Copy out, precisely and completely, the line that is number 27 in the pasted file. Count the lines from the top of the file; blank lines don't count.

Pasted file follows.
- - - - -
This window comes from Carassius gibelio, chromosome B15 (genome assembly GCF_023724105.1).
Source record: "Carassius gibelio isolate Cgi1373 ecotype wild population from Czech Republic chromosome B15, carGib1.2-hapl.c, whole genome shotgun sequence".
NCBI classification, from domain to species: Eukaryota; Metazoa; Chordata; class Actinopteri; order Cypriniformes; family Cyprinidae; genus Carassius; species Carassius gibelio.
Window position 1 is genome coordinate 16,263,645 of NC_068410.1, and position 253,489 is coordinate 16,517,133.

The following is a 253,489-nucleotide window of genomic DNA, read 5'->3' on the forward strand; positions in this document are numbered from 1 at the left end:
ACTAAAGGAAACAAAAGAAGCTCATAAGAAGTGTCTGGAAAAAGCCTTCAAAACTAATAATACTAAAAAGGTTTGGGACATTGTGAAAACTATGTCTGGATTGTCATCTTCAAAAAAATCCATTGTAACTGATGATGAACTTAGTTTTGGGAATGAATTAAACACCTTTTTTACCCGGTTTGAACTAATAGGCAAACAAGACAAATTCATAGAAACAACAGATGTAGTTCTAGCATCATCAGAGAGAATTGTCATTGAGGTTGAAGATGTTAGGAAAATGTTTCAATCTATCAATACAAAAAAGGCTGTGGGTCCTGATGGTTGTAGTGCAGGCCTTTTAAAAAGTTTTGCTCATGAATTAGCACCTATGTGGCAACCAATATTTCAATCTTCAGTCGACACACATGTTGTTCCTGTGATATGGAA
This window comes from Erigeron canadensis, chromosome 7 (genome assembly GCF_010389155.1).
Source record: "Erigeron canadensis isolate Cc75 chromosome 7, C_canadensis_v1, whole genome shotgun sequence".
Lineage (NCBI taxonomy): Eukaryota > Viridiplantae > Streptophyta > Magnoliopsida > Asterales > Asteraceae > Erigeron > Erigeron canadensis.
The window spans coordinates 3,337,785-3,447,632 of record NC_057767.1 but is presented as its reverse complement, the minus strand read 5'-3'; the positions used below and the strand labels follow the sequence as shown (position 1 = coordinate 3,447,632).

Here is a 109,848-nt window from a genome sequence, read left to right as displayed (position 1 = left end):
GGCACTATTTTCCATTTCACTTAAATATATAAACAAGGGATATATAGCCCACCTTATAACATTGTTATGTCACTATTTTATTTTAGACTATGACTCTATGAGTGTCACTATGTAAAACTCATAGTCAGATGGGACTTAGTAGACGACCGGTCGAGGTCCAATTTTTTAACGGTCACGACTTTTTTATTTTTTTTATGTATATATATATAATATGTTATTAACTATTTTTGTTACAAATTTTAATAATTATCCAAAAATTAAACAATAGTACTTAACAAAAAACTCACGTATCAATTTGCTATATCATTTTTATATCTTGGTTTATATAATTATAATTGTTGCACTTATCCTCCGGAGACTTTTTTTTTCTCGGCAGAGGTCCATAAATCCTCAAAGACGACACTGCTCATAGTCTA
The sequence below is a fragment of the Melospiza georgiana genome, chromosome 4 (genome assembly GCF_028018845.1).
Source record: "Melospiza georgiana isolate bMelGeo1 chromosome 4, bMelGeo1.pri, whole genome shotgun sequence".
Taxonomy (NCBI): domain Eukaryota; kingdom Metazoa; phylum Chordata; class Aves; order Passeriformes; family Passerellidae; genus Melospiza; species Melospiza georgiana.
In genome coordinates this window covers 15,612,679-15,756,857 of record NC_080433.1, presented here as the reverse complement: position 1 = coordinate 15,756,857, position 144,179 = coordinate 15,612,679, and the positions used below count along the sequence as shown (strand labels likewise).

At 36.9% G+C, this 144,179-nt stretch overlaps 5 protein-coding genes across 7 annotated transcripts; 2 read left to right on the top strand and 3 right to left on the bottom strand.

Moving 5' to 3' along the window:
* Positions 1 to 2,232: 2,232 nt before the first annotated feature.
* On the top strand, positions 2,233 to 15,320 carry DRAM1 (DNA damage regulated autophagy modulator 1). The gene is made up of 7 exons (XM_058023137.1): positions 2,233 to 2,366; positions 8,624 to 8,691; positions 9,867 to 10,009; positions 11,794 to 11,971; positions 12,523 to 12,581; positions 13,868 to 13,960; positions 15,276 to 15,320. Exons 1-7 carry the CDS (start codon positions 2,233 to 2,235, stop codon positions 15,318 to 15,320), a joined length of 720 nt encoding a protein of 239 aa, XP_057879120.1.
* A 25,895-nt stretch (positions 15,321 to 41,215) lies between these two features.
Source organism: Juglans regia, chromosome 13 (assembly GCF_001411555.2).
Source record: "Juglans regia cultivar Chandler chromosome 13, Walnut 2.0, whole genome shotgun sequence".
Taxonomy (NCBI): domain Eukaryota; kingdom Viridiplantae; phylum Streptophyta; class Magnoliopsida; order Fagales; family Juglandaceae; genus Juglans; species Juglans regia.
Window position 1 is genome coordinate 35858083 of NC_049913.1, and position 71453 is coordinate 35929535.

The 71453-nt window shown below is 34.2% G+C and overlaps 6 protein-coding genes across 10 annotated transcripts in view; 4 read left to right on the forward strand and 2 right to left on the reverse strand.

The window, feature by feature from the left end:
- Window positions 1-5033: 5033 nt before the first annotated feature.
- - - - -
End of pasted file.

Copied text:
The window, feature by feature from the left end: